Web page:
Chinese floods send food prices soaring

Tuesday 28th Jun 2011 by theWeather club

While the Chinese Premier Wen Jiabao has been signing billion dollar trade deals in Downing Street, the people back home have been dealing with a disaster which will lean heavily on this imminent British trade revenue. According to the official Xinhua News Agency torrential rains have left huge areas of Hubei and Zhejiang provinces under water, with more than one million acres of farmland affected. Almost 1,000 businesses have been forced to close with over 5.5 million people having their lives disrupted. The downpour also triggered mudslides burying buildings and over 7,000 homes in the region are known to have collapsed or been seriously damage. At present the financial costs are estimated at almost six billion Yuan (£572,566), but this figure is sure to rise as more details emerge about the damage to homes and businesses. So far this month, flooding in eastern and southern China has left more than 170 people dead or missing, while many roads and railways have been rendered unusable hampering relief efforts.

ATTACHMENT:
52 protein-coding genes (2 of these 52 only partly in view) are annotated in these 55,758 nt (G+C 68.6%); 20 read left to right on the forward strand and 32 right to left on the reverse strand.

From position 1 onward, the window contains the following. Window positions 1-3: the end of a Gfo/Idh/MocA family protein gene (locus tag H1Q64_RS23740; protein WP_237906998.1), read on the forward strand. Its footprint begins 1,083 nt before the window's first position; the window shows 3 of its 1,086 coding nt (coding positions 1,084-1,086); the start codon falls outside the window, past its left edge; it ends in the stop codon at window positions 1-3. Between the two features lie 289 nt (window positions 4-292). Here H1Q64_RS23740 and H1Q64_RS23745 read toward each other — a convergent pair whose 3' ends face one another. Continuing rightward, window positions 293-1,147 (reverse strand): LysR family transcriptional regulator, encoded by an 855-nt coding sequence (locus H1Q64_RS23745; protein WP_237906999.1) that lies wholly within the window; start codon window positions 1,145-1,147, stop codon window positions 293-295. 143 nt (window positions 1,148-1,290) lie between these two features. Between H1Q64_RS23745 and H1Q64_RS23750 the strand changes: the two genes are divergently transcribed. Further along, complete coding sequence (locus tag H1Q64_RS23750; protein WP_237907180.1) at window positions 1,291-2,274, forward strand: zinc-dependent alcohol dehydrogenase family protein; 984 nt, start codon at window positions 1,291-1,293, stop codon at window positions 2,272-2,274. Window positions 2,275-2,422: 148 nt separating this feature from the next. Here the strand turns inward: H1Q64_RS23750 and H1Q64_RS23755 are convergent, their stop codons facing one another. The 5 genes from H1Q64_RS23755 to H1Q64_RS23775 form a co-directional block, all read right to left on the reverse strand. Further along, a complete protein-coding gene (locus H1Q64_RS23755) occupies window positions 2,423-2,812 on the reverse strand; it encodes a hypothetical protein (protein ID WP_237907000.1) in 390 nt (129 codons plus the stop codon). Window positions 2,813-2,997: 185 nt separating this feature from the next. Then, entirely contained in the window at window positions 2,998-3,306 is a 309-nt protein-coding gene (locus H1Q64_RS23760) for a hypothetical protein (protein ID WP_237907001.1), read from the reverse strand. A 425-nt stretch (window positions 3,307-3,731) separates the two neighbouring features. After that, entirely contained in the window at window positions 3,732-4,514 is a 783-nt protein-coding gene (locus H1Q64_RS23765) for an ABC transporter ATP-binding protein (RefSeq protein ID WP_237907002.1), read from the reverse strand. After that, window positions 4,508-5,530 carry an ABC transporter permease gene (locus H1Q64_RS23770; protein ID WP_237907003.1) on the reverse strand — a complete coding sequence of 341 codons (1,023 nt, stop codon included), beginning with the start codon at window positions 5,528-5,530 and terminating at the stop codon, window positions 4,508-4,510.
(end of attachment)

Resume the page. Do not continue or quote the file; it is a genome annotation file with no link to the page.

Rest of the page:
And it seems that the economic costs are set to be as severe as the structural ones. Farmers have told the news agency that the flooding is the worst they had seen in 20 years, and has led to vegetable output being reduced by 20% as well as well as causing fruit and grain shortages. This has caused price increases of up to 40%, for green vegetables, adding to an inflation rate of 5.5% which is a three-year high. The increase in the Chinese consumer price index reported last week was higher than April's 5.3% and March's 5.4%, and the National Statistics Bureau said the main reason for the rise was an 11.7% jump in food prices.

China had mobilised troops across the region to rescue stricken farmers and distribute food, but there has been criticism of the response with some villagers saying local government could have done more to prevent the flooding. “When it first started, the breach (in the flood protection dyke) was not that huge - we could have easily fixed it,” villager Shou Qiongdan told reporters. “But the government did not do anything. None of the local officials tried to salvage the situation. That's why we have such huge economic losses and so many people being affected by the flooding.”